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Horizons Exchange Traded Funds has announced plans to launch the Horizons BetaPro S&P 500 VIX Short-Term Futures Inverse ETF, which began trading today on the TSX. It’s Canada’s first Inverse volatility ETF.

The new fund is designed to provide daily investment results, before fees, expenses, distributions, brokerage commissions and other transaction costs, and endeavors to correspond to the single inverse of the daily performance of the S&P 500 VIX Short-Term Future Index.

In addition, any U.S. dollar gains or losses as a result of the fund’s investment will be hedged back to the Canadian dollar to the best of the manager’s ability.

Trading as “HVI” on the TSX, the fund is the first Canadian ETF that offers investors the opportunity to profit from a decline in a volatility index.

Investors can’t gain direct exposure to the Chicago Board of Exchange’s Volatility Index, which is commonly used as a measure of the U.S. equity market’s implied volatility.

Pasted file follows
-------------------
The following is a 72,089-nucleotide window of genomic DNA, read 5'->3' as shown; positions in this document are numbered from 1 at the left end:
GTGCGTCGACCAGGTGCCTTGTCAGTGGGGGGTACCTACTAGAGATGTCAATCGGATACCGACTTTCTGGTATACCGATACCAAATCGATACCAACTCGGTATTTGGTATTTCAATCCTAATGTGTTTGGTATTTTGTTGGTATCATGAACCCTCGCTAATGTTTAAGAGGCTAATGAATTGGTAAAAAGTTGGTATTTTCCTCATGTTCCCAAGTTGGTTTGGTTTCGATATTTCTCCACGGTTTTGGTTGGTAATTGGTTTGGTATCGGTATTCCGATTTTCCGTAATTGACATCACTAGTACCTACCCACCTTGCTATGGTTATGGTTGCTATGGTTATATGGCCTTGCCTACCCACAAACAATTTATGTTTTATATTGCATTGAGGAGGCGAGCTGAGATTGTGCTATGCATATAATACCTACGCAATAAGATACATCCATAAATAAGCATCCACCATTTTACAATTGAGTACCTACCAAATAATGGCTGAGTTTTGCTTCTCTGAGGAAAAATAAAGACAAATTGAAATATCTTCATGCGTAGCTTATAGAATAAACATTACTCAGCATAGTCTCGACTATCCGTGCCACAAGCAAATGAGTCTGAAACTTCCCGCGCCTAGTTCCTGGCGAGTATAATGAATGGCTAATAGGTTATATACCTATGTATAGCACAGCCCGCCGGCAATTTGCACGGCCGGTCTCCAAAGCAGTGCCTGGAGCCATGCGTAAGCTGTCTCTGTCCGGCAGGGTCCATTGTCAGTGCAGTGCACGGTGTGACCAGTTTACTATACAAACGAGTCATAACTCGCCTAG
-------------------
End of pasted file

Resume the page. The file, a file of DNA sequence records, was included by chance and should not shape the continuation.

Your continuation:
“Many investors may only think about investing in volatility when they expect it to rise,” said Howard Atkinson, CEO of Horizons ETFs. “Historically, volatility tends to rise dramatically over short periods of time and then taper off.”

He adds, “Investors can potentially benefit from investing in declining volatility when the S&P 500 VIX Short-Term Futures Index has been trading above its historical range and starts to decline.”

The fund joins two other volatility index ETFs offered by Horizons; the Horizons BetaPro S&P 500 VIX Short-Term Future ETF and Horizons BetaPro S&P 500 VIX Short-Term Future Bull Plus ETF.

The firm advises that VIX investments should not be viewed as conventional investments, as the index tracks implied market volatility, rather than market returns.  It has a low to negative correlation to equity market returns, is highly volatile, and should not be used as a stand-alone, long-term investment.

Historically, the VIX index has experienced significant one day increases when equity markets have had large negative returns which, if repeated, could cause the fund to suffer substantial losses.

Originally published on Advisor.ca

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